Greater Wellington Regional Council regularly assess sediment quality and seafloor community health in the subtidal areas of Te Awarua-o-Porirua (Porirua Harbour) and Te Whanganui-a-Tara (Wellington Harbour).
Dr Lauren Vargo from Victoria University of Wellington says the retreat that we're seeing is due to the majority of New Zealand’s glaciers losing mass most years over the past decade.
Dr David Thompson, a seabird ecologist at NIWA, highlights the hurdles these little birds must go through to successfully raise young: “Breeding for kororā can be a stressful time because they need to find food for both themselves and their chicks, with one adult remaining at the nest while the other hunts.
As of 24 March, the New Zealand Drought Index (NZDI) map below shows that widespread dry to very dry conditions extend from southern Northland to Wellington, excluding Taranaki, and across the east of the North Island, as well as Marlborough, eastern and coastal Canterbury, parts of Otago and Southland.
The ship leaves Wellington and heads south with 20 science staff and 19 crew on board to learn more about key environmental and biological processes in the Ross Sea. Voyage leader and fisheries scientist Dr Richard O’Driscoll says this is the third in a series of voyages focused on providing baseline information about the Ross Sea Marine Protected Area (MPA) established in 2017.
Dr Longley has been monitoring air quality in Auckland, Wellington and Christchurch since Level 4 restrictions were implemented and says working from home did not only cut emissions but could also reduce health risks.
High waves pounding Wellington’s south coast today are being caused by a deep area of low pressure passing the Chatham Islands, according to NIWA forecaster Ben Noll.Mr Noll said the low was responsible for generating strong winds and large waves between the Chathams and mainland New Zealand.
Journalists are invited to attend a media conference in Queenstown on Friday, March 6, starting at 10.15am at which scientists from NIWA and Victoria University of Wellington will outline the initial findings of the annual end-of-summer snowline survey taking place on March 5.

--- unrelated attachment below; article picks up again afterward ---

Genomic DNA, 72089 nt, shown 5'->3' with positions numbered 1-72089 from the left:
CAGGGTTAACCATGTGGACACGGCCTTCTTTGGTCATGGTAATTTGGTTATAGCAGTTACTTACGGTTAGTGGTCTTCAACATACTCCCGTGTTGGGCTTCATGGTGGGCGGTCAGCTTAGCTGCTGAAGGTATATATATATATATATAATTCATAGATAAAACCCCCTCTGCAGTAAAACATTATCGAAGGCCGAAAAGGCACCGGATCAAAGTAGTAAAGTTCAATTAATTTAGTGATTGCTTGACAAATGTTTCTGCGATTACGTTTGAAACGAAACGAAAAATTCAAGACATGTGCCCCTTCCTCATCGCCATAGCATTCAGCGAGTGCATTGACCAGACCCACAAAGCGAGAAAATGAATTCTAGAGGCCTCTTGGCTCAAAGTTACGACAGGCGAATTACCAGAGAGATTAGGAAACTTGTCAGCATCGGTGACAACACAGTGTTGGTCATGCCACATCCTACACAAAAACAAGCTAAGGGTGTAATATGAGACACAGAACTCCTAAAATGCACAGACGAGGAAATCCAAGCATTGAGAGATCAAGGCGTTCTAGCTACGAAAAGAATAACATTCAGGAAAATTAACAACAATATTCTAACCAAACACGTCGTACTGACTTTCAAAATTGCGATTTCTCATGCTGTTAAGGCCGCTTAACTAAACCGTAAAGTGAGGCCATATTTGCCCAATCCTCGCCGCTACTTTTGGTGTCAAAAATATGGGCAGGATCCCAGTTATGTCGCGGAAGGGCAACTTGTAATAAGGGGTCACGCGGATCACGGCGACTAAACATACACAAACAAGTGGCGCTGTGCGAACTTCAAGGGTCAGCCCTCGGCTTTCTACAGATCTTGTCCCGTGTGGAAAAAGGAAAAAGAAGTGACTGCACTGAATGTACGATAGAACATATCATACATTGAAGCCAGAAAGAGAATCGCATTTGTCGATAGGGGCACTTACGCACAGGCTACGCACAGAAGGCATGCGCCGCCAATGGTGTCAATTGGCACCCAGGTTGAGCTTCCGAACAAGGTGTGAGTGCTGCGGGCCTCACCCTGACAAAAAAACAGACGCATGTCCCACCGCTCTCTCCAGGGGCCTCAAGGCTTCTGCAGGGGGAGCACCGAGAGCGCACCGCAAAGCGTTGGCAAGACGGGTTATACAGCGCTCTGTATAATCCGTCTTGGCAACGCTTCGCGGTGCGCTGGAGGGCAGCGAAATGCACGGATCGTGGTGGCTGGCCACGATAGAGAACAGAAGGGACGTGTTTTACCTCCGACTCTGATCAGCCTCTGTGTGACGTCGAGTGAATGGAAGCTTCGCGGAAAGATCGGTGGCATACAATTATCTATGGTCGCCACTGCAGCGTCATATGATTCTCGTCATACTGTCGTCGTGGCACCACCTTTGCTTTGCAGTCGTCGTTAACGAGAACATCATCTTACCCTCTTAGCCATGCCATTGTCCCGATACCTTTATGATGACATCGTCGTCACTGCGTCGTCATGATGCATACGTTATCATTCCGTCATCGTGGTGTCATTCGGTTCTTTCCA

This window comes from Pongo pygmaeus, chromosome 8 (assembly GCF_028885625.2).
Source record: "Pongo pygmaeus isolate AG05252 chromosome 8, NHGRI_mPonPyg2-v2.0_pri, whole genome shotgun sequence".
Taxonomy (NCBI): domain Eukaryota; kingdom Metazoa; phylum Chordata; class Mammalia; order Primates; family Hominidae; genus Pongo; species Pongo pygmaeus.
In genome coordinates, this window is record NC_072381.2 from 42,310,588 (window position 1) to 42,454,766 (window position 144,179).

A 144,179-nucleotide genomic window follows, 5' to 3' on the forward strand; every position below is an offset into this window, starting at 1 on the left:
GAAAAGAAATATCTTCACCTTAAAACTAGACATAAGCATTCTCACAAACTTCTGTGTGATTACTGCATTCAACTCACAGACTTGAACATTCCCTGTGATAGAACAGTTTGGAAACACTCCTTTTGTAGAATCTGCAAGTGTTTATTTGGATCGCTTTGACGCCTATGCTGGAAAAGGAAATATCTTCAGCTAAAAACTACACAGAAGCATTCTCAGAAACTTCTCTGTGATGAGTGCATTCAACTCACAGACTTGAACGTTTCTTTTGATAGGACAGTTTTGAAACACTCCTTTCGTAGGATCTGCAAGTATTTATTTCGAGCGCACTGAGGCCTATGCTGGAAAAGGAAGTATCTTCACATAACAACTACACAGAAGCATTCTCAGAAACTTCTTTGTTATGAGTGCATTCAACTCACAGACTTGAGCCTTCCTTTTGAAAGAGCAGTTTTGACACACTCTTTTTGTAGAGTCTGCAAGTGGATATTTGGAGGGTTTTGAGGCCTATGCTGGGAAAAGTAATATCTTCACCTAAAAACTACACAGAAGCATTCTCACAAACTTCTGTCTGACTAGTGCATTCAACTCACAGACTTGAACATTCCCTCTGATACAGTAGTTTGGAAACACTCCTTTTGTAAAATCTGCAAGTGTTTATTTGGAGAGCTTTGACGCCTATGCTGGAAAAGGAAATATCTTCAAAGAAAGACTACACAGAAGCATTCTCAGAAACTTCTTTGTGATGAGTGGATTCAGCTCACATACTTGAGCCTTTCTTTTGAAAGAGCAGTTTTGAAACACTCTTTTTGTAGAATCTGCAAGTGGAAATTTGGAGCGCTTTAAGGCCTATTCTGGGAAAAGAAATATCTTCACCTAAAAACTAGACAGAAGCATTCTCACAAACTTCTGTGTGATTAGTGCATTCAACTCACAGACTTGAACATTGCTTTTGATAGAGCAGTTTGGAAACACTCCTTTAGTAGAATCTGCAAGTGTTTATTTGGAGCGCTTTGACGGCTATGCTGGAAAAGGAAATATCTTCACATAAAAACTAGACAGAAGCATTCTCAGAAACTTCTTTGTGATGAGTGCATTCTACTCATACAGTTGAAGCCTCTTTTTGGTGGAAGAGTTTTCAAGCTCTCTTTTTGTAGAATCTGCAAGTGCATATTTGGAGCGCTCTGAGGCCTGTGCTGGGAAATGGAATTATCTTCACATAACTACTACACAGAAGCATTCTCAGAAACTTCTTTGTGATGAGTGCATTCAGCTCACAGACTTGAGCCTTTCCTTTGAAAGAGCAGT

As part of CarbonWatch NZ, NIWA atmospheric scientist Dr Peter Sperlich is sending specially designed glass flasks on fortnightly trips from Wellington to Fiordland to collect air samples that are then analysed in Wellington, Taiwan and the US.
Top prizewinners: Blake Shepard, a Year 9 student from Rongotai College, won the $500 Royal Society of New Zealand Wellington Branch prize for the runner-up best overall exhibit with his project: “Is Cotton Rotten?”.
Conversely, the lower east coast and the far south (including Hawke’s Bay, coastal Wairarapa and Wellington) saw a soil moisture increase due to rainfall totals above average for the time of year.
The driest soils across the North Island compared to normal for this time of the year are found in eastern Northland, northern Waikato, and Bay of Plenty, while the wettest soils for this time of the year are located near Wellington City.
“NIWA depends on the Unified Model for its forecasting and predictions of New Zealand’s weather and climate and it will be more critical for us in the future as we adapt to a changing climate.” Dr Dean says the Unified Model provides a platform for collaboration that enables development beyond what would be possible by a single organisation.
NIWA’s End of Summer Snowline team (Dr Andrew Lorrey, Andrew Willsman, Dr Trevor Chinn) and colleagues from Victoria University Wellington (Professor Andrew Mackintosh, Dr Brian Anderson, Dr Huw Horgan and PhD candidate Lauren Vargo) survey the snow and ice coverage from the air using fixed-wing aircraft.
Dr Wendy Nelson, a principal scientist at NIWA Wellington, co-authored a paper that explores the potential of commercial seaweed farming in mitigating global carbon dioxide levels, a key greenhouse gas responsible for man-made climate change.